401 x 267 Luba Art and Divination, Page 15 - Art & Life in Africa - The University of Iowa Stanley Museum of Art

Luba Art and Divination

by Mary Nooter Roberts (1960-2018)
University of California, Los Angeles

Luba diviner’s wife with nkishi figures, Katanga Province, Democratic Republic of the Congo, 1988. Photo by Mary Nooter Roberts.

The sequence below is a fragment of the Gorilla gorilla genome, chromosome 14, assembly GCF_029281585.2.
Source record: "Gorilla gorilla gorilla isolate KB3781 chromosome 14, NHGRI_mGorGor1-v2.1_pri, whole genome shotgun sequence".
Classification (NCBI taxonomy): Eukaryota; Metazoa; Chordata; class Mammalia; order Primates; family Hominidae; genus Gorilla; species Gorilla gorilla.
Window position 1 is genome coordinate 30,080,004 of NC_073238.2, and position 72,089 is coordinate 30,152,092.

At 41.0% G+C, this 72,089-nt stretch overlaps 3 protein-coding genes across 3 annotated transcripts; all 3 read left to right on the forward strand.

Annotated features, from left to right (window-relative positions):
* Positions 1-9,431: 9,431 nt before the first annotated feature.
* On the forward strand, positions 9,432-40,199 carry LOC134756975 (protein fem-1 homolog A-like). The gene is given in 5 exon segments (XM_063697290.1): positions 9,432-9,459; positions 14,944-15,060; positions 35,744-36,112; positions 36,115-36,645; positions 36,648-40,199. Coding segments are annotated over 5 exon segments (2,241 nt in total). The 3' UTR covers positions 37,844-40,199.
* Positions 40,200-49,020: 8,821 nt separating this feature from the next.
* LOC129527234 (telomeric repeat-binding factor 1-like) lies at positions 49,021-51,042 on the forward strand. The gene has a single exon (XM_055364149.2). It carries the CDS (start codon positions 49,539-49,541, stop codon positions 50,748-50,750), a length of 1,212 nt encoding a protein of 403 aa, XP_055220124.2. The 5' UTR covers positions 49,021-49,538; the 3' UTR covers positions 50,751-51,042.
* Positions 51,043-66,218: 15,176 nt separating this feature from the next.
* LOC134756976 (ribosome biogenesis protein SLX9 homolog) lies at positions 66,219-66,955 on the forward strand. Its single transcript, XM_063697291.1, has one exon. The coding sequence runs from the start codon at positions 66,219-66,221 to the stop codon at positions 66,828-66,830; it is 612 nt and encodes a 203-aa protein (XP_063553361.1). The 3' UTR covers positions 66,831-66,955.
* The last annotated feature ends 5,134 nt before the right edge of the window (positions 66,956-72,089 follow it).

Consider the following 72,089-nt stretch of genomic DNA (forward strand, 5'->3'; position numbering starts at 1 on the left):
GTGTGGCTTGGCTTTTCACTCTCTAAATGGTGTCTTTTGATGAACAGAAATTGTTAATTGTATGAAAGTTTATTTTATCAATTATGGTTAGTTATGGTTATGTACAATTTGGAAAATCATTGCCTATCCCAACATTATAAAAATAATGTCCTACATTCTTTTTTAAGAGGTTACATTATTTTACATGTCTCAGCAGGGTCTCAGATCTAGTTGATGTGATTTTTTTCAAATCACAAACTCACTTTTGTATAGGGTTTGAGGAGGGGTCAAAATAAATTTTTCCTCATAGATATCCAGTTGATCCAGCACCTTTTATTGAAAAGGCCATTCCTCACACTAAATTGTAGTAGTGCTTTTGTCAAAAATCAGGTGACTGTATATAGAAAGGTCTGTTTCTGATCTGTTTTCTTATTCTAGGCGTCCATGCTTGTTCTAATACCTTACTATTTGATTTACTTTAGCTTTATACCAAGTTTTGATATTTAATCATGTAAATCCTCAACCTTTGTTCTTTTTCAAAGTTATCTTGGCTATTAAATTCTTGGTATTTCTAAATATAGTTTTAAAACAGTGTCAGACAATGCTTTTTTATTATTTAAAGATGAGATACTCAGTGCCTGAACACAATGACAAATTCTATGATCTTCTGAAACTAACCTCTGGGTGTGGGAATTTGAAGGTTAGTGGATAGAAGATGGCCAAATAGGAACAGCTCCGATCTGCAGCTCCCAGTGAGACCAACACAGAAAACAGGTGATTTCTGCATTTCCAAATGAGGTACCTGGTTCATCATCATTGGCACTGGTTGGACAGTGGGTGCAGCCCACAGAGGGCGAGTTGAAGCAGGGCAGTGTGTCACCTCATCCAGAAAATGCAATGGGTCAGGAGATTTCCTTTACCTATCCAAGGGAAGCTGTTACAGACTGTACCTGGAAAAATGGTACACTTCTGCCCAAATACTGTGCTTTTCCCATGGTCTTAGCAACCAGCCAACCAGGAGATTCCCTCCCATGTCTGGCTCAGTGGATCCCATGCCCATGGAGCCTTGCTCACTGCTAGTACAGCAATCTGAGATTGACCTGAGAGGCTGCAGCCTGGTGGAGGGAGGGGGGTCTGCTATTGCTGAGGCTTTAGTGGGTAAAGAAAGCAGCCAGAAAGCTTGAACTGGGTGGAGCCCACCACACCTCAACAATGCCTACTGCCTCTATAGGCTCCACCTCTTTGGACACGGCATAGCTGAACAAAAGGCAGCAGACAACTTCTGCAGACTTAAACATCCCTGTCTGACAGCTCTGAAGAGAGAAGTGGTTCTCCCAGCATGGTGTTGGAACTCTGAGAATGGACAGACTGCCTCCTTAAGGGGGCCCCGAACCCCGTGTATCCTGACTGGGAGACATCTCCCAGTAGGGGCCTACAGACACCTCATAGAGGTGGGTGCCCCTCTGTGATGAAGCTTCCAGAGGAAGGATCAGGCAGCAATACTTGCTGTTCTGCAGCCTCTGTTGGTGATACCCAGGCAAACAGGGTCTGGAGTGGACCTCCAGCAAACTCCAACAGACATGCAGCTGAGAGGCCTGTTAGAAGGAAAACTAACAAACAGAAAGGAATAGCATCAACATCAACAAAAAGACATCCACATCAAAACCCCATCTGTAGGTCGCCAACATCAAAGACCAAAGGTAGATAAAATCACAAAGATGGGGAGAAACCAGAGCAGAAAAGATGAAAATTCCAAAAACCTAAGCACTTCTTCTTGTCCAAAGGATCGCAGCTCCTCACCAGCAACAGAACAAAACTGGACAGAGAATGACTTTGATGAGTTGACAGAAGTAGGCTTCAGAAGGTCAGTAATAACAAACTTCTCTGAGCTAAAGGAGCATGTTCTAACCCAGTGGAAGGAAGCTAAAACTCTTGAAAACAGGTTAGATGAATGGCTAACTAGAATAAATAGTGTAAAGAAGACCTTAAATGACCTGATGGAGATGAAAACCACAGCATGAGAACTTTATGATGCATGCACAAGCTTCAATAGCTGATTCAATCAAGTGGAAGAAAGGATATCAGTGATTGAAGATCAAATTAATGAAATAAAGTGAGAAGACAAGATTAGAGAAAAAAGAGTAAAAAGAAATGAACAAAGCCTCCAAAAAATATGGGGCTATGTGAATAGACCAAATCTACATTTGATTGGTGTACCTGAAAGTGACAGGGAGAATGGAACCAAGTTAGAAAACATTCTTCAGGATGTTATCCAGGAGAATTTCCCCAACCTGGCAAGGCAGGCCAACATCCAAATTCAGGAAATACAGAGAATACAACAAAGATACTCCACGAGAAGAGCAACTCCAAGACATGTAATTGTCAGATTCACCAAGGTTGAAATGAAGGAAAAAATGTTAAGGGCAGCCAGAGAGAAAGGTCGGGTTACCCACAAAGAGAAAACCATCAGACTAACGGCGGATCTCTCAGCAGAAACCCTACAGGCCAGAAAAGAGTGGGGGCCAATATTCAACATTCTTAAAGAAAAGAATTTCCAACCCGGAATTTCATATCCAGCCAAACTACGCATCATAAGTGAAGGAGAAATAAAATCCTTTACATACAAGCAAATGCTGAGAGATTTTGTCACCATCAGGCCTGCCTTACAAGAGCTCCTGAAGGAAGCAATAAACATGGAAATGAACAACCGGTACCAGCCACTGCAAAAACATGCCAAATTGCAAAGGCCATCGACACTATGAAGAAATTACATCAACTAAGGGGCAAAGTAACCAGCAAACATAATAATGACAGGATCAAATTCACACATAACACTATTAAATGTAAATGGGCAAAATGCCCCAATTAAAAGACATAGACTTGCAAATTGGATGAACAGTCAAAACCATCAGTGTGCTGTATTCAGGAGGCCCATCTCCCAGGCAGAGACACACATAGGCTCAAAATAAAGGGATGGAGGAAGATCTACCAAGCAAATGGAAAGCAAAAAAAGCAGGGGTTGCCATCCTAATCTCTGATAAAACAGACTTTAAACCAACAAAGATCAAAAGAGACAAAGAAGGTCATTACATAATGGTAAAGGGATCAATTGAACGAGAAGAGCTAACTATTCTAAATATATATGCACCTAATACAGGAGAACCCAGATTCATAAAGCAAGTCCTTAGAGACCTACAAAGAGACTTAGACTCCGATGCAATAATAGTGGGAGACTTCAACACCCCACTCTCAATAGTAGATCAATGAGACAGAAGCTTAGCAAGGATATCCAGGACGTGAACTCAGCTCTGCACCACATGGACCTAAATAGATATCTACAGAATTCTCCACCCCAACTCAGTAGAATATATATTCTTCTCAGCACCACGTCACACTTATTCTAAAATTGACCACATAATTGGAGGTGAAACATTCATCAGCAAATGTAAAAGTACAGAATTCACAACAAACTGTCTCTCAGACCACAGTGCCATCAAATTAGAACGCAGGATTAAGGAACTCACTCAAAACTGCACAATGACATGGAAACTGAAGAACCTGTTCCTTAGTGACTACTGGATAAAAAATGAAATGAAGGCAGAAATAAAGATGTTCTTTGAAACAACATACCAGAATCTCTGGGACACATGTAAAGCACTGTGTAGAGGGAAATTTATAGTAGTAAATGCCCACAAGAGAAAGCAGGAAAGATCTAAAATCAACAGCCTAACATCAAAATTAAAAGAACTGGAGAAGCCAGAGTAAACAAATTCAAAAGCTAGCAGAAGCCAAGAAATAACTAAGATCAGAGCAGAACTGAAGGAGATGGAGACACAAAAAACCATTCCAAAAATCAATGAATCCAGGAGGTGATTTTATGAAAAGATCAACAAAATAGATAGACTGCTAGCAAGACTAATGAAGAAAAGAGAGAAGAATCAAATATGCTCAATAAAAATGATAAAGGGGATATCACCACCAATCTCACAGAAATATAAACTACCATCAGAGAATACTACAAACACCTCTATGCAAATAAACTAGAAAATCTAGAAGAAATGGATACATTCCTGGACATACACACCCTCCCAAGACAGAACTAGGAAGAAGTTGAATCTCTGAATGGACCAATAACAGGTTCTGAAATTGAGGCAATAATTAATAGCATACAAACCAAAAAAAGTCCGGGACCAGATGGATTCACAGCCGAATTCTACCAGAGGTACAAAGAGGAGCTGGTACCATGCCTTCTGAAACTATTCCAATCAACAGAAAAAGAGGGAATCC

Diviners and healers use an array of nkishi (sculpted human figures) for particular problems and purposes: some provide general protection; some catch thieves; others help retrieve lost articles. The two figures shown here served to reverse sterility. An nkishi is considered an inanimate piece of wood until charged with bijimba (magical substances). Bijimba generally consist of tiny fragments of things and experiences that together create what Luba and Tabwa peoples call "a little world." Bijimba may be enclosed in a horn inserted in the figure's head, embedded in tiny holes carved at the figure's ears, temples, or other points of articulation. By charging a figure in this way, a spirit to inhabit the figure and endows it with extraordinary powers, so that it can assist the diviner in his or her attempts to change the world for the better.